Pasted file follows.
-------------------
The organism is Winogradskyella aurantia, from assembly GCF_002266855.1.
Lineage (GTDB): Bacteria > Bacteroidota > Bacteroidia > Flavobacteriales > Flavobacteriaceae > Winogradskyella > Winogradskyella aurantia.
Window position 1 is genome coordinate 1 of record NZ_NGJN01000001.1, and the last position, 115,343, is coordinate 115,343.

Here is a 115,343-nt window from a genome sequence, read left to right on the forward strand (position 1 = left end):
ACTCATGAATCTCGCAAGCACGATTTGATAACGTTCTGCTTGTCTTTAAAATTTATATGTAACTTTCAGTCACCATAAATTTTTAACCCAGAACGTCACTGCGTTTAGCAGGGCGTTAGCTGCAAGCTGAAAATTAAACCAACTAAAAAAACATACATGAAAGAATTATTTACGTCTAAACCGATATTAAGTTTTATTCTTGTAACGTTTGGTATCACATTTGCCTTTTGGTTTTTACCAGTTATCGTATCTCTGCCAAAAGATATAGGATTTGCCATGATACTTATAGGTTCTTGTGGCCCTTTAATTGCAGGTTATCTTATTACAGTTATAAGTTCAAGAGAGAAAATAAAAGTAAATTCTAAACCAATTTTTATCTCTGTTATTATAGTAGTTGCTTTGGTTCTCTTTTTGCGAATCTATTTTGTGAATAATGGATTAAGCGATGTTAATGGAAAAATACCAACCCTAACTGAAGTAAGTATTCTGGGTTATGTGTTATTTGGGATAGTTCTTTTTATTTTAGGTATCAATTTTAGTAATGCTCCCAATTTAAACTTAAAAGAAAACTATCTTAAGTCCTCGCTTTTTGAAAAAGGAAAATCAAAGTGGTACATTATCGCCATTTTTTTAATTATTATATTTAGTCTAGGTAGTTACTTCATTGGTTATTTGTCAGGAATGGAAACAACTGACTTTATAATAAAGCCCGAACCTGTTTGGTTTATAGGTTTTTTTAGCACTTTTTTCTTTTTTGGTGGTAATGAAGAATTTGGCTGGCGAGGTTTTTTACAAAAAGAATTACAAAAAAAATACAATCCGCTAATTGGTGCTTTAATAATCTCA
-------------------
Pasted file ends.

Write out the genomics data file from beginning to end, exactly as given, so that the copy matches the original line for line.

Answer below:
The organism is Winogradskyella aurantia, from assembly GCF_002266855.1.
Lineage (GTDB): Bacteria > Bacteroidota > Bacteroidia > Flavobacteriales > Flavobacteriaceae > Winogradskyella > Winogradskyella aurantia.
Window position 1 is genome coordinate 1 of record NZ_NGJN01000001.1, and the last position, 115,343, is coordinate 115,343.

Here is a 115,343-nt window from a genome sequence, read left to right on the forward strand (position 1 = left end):
ACTCATGAATCTCGCAAGCACGATTTGATAACGTTCTGCTTGTCTTTAAAATTTATATGTAACTTTCAGTCACCATAAATTTTTAACCCAGAACGTCACTGCGTTTAGCAGGGCGTTAGCTGCAAGCTGAAAATTAAACCAACTAAAAAAACATACATGAAAGAATTATTTACGTCTAAACCGATATTAAGTTTTATTCTTGTAACGTTTGGTATCACATTTGCCTTTTGGTTTTTACCAGTTATCGTATCTCTGCCAAAAGATATAGGATTTGCCATGATACTTATAGGTTCTTGTGGCCCTTTAATTGCAGGTTATCTTATTACAGTTATAAGTTCAAGAGAGAAAATAAAAGTAAATTCTAAACCAATTTTTATCTCTGTTATTATAGTAGTTGCTTTGGTTCTCTTTTTGCGAATCTATTTTGTGAATAATGGATTAAGCGATGTTAATGGAAAAATACCAACCCTAACTGAAGTAAGTATTCTGGGTTATGTGTTATTTGGGATAGTTCTTTTTATTTTAGGTATCAATTTTAGTAATGCTCCCAATTTAAACTTAAAAGAAAACTATCTTAAGTCCTCGCTTTTTGAAAAAGGAAAATCAAAGTGGTACATTATCGCCATTTTTTTAATTATTATATTTAGTCTAGGTAGTTACTTCATTGGTTATTTGTCAGGAATGGAAACAACTGACTTTATAATAAAGCCCGAACCTGTTTGGTTTATAGGTTTTTTTAGCACTTTTTTCTTTTTTGGTGGTAATGAAGAATTTGGCTGGCGAGGTTTTTTACAAAAAGAATTACAAAAAAAATACAATCCGCTAATTGGTGCTTTAATAATCTCA